I am a divorced father in my late 40s who has been dating a divorced mother in her early 40s for about two months. We both recently ended marriages of nearly 20 years; dating has taken some getting used to, but things are good. During a recent moment of physical intimacy, she commented on my high level of "stamina." I ignored her comment. But with all of the prime-time television advertising, it seems the taboo of discussing such things has diminished. Do I tell her that I take the little blue pill to boost my stamina? Would it be deceitful if I did not?
There you are, rising to the occasion, and in the middle of events, she makes a remark that throws you off. Maybe it's a compliment ("Wow, my husband would have flagged long before this"), maybe it's a complaint ("I'm not sure I can take going at it at this pace every time"), maybe it's detective work ("I must be really turning you on—unless I should be thanking the pharmaceutical industry"). This is one of the difficulties of dating after a long marriage. Even in a long, lousy marriage, you know each other's sense of humor and comfort level with personal disclosure. With a new person, it's all virgin territory. And while I recognize you're both adults and all, it sounds like you've gotten sexually intimate before you really feel relaxed enough to know how to talk to each other about intimate things. I'm wondering why you feel the need for this boost. If you always require it, that's one thing. But if it's just insurance that you will be able to perform even though you're feeling insecure, that's possibly a signal that you should do less performing and more talking. If you don't need the pill, then leave it in the bottle and see how things go naturally. As for responding to her remark—no, you are not obligated to fess up at this point. But if your relationship continues to go well, then down the road this can be the kind of private, funny story about your early courtship that really does make you feel you know each other better than anyone else.
My mother was an abusive woman, first psychologically and then, when I began dating in high school, physically. Her logic was that as a young adult, "I could take it." One of the happiest moments in my life was when my parents divorced while I was in college, and she moved far away. (She is now remarried.) I saw her only twice after that, once at a social event, the other time when my now-wife convinced me to invite her to our wedding (which she almost ruined). I found out a month ago that my mother is suffering from a disorder that causes fluid to build in her brain. The condition is ultimately fatal, though she could live for another 10 years. In the meantime, she has been developing symptoms of dementia. When my father told me about this, I did not have any feelings—no pain, no anger, no sadness. My father and my younger brother have been browbeating me since then to call my mother to try to patch things up. My wife is now pregnant, and she has added her voice to the choir. I just do not see the point in calling. I was brutalized by this woman for close to 20 years. She is fundamentally dead to me already. What should I do?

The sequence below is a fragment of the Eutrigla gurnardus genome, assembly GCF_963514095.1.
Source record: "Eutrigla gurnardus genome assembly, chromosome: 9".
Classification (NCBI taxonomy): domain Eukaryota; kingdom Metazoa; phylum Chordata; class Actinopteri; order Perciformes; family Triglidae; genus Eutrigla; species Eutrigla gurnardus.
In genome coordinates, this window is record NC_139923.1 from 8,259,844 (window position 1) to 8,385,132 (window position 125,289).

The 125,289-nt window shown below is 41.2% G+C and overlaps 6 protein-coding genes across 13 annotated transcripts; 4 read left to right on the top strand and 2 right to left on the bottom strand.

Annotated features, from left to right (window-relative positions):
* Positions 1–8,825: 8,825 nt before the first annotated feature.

I often hear from adult children of abusive parents who are agonizing over their obligation to the people who ruined their childhoods, and left them with emotional and physical scars. Sometimes it's clear that completely severing relations would be too difficult, or cause too much guilt, so I suggest they have the amount of interaction that feels emotionally healthy for them. What is emotionally healthy requires constant reassessment because abusers are often brilliant manipulators. But you are being pressured to feel guilty over not feeling guilty. You're being told to psychologically disinter the woman who became dead to you years ago so that you'll feel better when she actually does die. I disagree with your father, brother, and wife. You've made a fulfilling life for yourself, and that required a lot of healing from your mother's brutality. Re-establishing contact could be very emotionally costly for you. It will surely bring back memories of traumas you have long left behind. And it would come at a time when you should be concentrating on the happiness of the arrival of your new child. You don't have any further obligation to your mother. She sowed the wind; now she is reaping the whirlwind.